Last week I wrote about Women’s History Month and about women working towards a better future.
It is said that those who refuse to learn from history are doomed to repeat it. It is also true that those who do not take the gifts of those who have gone before us miss a great opportunity.
The lessons of women’s history are these individuals’ gifts to us: both their victories and their defeats. Embrace them, learn from them and use them to move us forward toward a better future for all of us.
In 2012, the battle lines have been drawn like we have not seen in two generations. Those of us who remember the 1970s watched the women’s movement smash barriers and raise consciousness yet fall short of the goal of constitutional protections against discrimination based on gender.
Since then, women have been “granted” protections: our rights have been protected when Democrats were in power and whittled away under Republican administrations and Republican Congresses and right-wing courts.
If nothing else, this waxing and waning of our “rights” should wake us up to the fact that if a class of people can have their “rights” taken away, then they are scarcely “rights”. And if we have to constantly “earn” and “re-earn” these rights, because we apparently only deserve them when certain groups are in power, that we have clearly not gained anything but a temporary reprieve.
Women are not a monolithic voting bloc any more than people of color or LGBT or the 99% are monolithic voting blocs. And why is that? Women have more in common with other women than we have with many of the other demographics that we fit into. We have all dealt with issues of choosing our family (or non-family) size. We have dealt with the fear of violence against us, from those we know and those who simply see us as easy targets. We have all seen or felt workplace discrimination, discrimination in educational opportunities and in the classroom, and learned that many of our issues (and our existence, quite frankly) are ignored because we are women.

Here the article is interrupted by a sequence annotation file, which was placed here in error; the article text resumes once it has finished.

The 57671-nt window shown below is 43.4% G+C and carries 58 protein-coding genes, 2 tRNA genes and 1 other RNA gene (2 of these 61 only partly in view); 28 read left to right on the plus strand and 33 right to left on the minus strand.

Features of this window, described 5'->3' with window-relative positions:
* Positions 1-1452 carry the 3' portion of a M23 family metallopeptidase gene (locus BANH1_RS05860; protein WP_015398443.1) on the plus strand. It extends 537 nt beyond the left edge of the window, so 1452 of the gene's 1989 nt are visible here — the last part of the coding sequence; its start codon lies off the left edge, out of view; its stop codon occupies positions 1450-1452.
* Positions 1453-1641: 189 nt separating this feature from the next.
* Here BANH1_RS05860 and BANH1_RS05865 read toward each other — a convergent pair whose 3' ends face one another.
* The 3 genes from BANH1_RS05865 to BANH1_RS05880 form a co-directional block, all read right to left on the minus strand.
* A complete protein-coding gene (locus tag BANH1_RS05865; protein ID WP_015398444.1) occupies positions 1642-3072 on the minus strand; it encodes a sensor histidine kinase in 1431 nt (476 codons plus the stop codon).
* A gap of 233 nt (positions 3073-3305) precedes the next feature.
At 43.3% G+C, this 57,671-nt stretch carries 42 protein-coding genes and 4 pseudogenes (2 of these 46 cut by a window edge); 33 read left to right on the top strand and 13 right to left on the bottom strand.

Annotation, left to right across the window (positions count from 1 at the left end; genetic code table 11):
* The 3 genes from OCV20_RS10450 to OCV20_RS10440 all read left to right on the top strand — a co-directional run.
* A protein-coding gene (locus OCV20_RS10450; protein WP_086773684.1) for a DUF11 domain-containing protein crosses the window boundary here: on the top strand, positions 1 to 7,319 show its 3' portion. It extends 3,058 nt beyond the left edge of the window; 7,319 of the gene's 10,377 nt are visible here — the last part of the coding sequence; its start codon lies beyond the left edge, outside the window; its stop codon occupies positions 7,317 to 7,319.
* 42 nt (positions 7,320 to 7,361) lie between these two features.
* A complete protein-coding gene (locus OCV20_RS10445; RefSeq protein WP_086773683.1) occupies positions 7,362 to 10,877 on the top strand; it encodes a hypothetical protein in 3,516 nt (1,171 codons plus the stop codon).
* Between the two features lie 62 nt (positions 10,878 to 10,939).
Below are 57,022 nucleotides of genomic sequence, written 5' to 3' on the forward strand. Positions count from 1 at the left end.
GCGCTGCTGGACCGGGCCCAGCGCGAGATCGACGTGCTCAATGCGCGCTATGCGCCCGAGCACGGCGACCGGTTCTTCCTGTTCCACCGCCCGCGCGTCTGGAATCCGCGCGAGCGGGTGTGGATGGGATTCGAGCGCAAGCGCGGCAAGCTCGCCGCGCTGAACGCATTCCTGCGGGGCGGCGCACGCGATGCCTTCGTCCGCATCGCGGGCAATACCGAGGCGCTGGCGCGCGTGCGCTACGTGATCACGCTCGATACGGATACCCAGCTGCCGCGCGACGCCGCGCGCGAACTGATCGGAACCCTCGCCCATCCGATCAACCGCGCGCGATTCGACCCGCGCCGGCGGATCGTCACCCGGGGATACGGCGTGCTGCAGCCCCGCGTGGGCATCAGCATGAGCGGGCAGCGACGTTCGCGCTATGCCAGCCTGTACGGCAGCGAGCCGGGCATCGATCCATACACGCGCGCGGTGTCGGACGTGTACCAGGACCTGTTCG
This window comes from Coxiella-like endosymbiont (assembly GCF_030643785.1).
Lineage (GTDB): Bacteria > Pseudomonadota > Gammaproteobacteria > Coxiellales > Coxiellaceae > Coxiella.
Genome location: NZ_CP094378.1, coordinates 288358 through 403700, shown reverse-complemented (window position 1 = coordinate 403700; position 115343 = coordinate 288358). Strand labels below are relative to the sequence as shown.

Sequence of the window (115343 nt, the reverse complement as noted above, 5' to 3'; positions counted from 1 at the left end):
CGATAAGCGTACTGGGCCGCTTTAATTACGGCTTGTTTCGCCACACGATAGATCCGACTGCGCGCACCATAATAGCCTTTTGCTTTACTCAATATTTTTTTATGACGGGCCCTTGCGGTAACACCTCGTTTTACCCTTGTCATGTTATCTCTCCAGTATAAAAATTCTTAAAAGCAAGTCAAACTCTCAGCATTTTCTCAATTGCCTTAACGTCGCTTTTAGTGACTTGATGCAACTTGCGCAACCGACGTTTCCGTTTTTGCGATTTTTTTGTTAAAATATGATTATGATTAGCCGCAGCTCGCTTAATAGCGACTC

So what stops us from creating coalitions? Why don’t we band together to fight injustices that only exist because of our gender?
I don’t ask this because I know the answer. I ask this because I want to know the answer. I ask this because in the month of March 2012, Women’s History Month, women as a group have been attacked in a savage way by right-wing radio hosts, by right-wing media, by right-wing politicians and, in a continuation of the fallout from the 2010 mid-term elections, by right-wing legislatures across the country.
So why can’t we, as a group, fight back?
I want to posit a theory. Can it be that we have been made to believe that rights are a zero-sum game? That when I have a right, that means that you don’t have a right? That if we work together we are chumps because someone else will gain an advantage while we are being nice and helping someone climb the ladder and break the glass ceiling?
I have been trying for some time (maybe for decades) to understand why women feel that receiving love/affection/attention/success/happiness is set up this way (“if that woman is getting something nice, it means I am not getting something nice”). Instead of being each others biggest boosters, women seem to be in this endless competition. Is it part of human nature — an envy instinct, if you will? If this is the case, I would like to think it is something we (or at least enough “we”s) are willing to get past to create a more powerful coalition.
Can we set aside this baseless fear which the right-wing seems so adept at exploiting? I think we can. Or at least I hope so because we simply can’t afford to hang onto whatever it is that is keeping us from working together.
I won’t insult you by suggesting that the answer to life can be found in song lyrics. But I do want to share the lyrics to a song that was a number 1 hit in 1972, 40 years ago, when feminists had hope for adoption of the Equal Rights Amendment. Where our rights to equal work for equal pay and non-discrimination in jobs and education and equal opportunity for ourselves and our daughters and granddaughters would be a right that was not “granted” but codified into our constitution.
From “I am Woman” by Helen Ready
I am woman, hear me roar
In numbers too big to ignore [...]
If I have to, I can do anything
I am strong … I am invincible … I am woman
Let’s make history: in 2012. So that 40 years from now when we have Women’s History Month we are not looking back at what might have been (again) but we are celebrating the strength and perseverance of women (and men) in 2012 who changed the promise of equality into the reality of equality.